Unfortunately, we are seeing a decline now in the number of primary school teachers across England particularly. The risk is that PE lessons and skilled competitive sport activities will reduce as schools struggle to keep up with the constant and increasing academic assessments having to use substitute teachers to plug the gaps.


Excessive teacher workload is a problem because the government is constantly raising the bar on what they expect from schools. By changing the way schools are evaluated and the relentless pressure on performance and results coupled with funding cuts which has led to reduction in staffing levels and, in some instances, larger class sizes, it is no wonder that primary school teachers are feeling the pressure.

The government have pledged further learning opportunities for primary teachers to improve their PE or competitive sports knowledge as part of this funding. However, some claim they are already stretched and overworked with their work-life balance affected with their greater responsibilities and increased hours.

What can the government do to tackle these 3 major issues? It is about finance of course, but it is also about understanding what is actually going on in primary schools up and down the country.

Giving them better tools to teach with and taking some of the burden away from our wonderful primary school teachers.

What if there was a programme that Primary Schools could invest in using their allocated funding to provide PE Lessons for 6-11 year old pupils?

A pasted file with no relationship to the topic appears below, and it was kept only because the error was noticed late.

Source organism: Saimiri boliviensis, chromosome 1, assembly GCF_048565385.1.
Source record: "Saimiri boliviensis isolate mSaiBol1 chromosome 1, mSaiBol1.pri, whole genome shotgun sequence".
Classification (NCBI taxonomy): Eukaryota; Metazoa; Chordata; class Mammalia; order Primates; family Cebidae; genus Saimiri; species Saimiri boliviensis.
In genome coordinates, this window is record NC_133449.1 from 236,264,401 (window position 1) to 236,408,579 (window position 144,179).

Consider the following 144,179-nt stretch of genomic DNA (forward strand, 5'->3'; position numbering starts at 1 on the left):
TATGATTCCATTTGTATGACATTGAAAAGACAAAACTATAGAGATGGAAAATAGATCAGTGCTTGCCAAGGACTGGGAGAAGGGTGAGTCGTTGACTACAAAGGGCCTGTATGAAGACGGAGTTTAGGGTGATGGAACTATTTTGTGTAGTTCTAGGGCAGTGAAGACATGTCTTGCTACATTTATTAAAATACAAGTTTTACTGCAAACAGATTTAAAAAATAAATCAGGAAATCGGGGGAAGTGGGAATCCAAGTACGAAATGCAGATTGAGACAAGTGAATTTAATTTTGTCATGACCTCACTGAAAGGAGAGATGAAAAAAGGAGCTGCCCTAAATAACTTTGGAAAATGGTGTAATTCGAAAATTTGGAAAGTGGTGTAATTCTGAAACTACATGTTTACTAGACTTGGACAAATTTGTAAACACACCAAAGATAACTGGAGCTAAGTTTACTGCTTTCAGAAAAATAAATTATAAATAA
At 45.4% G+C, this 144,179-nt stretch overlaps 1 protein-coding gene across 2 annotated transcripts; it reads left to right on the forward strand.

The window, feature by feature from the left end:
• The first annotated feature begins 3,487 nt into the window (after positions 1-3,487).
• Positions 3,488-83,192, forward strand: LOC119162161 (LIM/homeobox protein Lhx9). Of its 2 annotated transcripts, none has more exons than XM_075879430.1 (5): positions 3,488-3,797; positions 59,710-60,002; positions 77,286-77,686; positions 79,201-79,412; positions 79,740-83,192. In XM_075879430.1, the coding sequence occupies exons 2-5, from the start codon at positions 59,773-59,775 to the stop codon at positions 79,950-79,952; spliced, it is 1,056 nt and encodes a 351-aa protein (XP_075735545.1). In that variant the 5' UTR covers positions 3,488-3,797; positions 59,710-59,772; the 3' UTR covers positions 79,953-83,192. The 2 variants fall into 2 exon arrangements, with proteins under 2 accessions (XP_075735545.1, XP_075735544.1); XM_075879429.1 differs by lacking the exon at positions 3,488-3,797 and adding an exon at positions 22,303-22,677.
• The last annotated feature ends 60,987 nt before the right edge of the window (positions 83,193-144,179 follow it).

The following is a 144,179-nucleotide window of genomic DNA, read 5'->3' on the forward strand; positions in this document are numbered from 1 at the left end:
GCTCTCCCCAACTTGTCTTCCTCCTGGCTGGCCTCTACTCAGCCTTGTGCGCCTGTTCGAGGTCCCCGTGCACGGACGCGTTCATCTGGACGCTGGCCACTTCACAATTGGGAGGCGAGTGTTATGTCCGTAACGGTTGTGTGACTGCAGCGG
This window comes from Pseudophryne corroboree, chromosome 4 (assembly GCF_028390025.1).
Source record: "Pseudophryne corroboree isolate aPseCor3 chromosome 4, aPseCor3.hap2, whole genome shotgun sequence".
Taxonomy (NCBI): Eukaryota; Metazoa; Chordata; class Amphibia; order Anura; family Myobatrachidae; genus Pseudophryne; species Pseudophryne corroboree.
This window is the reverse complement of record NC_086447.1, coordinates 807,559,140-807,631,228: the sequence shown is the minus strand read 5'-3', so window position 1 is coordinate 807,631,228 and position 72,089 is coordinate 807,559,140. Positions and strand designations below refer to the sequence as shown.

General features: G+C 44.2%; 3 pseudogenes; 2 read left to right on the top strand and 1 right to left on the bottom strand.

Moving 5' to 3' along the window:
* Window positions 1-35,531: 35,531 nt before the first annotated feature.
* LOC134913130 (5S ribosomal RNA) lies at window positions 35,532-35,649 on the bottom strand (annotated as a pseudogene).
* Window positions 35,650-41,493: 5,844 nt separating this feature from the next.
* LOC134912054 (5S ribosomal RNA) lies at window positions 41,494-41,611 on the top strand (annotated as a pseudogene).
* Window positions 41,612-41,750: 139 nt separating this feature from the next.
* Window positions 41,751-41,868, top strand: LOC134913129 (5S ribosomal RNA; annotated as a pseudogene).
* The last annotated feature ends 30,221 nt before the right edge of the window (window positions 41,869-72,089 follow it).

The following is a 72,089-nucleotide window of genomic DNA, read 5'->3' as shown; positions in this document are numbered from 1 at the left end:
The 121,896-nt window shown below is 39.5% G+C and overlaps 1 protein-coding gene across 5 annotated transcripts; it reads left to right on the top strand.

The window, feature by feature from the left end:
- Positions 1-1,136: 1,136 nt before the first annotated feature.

Perhaps the 39 week programme had weekly lessons for children to follow eliminating the need for a teacher to design and plan each lesson weekly reducing the workload of the already overworked primary school teacher!
What if it addressed every government recommendation for 6 – 11 year old’s health and fitness in a fun and engaging way!

Of course the answer is SPR Juniors....

The SPR Juniors Programme

SPR Juniors Programme is a highly active P.E lesson resource pack containing video and lesson plan resources that allow staff to deliver high quality Physical Education at the push of a button.

Learn More

The programme for SPR Juniors is designed to offer each primary school a balanced education programme focusing on nutrition, fitness and mindset delivering Strong Powerful Resilient Juniors!

Primarily, the programme provides progressive P.E. lessons for years 3 to 6 which help children improve their core fitness and develop motor skills that will underpin their sporting performance.

Each school will also have access to our SPR Junior Resource Centre. This is an online library for teachers to access nutritional guidance to support their curriculum plus it includes fun goals and milestones for pupils to reach that will support their nutritional awareness.

These resources are designed to be used as part of the weekly parent newsletter.  They help parents understand, in more depth, what their children are learning in relation to nutrition and fitness and give them the core information on how to encourage their children to continue their SPR Junior’s programme at home!